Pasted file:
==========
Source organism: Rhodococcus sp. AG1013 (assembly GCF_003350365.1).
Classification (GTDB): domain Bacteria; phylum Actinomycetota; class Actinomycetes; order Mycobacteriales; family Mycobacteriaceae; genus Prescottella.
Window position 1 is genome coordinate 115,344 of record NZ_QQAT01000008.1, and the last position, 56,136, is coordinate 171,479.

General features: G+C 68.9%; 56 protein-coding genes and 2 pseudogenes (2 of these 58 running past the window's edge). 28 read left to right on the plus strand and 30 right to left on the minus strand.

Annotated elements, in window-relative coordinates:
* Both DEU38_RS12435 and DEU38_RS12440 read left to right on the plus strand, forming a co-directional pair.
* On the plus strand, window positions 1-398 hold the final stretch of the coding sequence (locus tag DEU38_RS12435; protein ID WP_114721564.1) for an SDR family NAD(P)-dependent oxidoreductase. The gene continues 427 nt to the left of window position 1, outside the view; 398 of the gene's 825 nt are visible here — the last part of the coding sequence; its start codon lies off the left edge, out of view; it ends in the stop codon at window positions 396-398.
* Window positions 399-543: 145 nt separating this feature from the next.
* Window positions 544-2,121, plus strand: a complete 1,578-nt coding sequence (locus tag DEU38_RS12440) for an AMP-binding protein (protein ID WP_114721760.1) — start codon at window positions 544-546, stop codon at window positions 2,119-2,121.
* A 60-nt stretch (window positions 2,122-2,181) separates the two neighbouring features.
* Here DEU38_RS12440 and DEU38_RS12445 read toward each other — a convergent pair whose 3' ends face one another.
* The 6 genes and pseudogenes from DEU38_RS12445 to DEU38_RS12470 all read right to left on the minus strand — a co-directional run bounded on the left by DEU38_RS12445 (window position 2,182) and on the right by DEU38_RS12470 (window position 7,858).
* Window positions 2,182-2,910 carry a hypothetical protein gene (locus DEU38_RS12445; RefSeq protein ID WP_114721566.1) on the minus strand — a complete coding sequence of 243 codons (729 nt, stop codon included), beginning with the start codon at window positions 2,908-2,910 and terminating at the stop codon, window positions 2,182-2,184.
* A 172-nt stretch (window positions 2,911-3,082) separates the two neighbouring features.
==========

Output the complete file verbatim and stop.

Source organism: Rhodococcus sp. AG1013 (assembly GCF_003350365.1).
Classification (GTDB): domain Bacteria; phylum Actinomycetota; class Actinomycetes; order Mycobacteriales; family Mycobacteriaceae; genus Prescottella.
Window position 1 is genome coordinate 115,344 of record NZ_QQAT01000008.1, and the last position, 56,136, is coordinate 171,479.

General features: G+C 68.9%; 56 protein-coding genes and 2 pseudogenes (2 of these 58 running past the window's edge). 28 read left to right on the plus strand and 30 right to left on the minus strand.

Annotated elements, in window-relative coordinates:
* Both DEU38_RS12435 and DEU38_RS12440 read left to right on the plus strand, forming a co-directional pair.
* On the plus strand, window positions 1-398 hold the final stretch of the coding sequence (locus tag DEU38_RS12435; protein ID WP_114721564.1) for an SDR family NAD(P)-dependent oxidoreductase. The gene continues 427 nt to the left of window position 1, outside the view; 398 of the gene's 825 nt are visible here — the last part of the coding sequence; its start codon lies off the left edge, out of view; it ends in the stop codon at window positions 396-398.
* Window positions 399-543: 145 nt separating this feature from the next.
* Window positions 544-2,121, plus strand: a complete 1,578-nt coding sequence (locus tag DEU38_RS12440) for an AMP-binding protein (protein ID WP_114721760.1) — start codon at window positions 544-546, stop codon at window positions 2,119-2,121.
* A 60-nt stretch (window positions 2,122-2,181) separates the two neighbouring features.
* Here DEU38_RS12440 and DEU38_RS12445 read toward each other — a convergent pair whose 3' ends face one another.
* The 6 genes and pseudogenes from DEU38_RS12445 to DEU38_RS12470 all read right to left on the minus strand — a co-directional run bounded on the left by DEU38_RS12445 (window position 2,182) and on the right by DEU38_RS12470 (window position 7,858).
* Window positions 2,182-2,910 carry a hypothetical protein gene (locus DEU38_RS12445; RefSeq protein ID WP_114721566.1) on the minus strand — a complete coding sequence of 243 codons (729 nt, stop codon included), beginning with the start codon at window positions 2,908-2,910 and terminating at the stop codon, window positions 2,182-2,184.
* A 172-nt stretch (window positions 2,911-3,082) separates the two neighbouring features.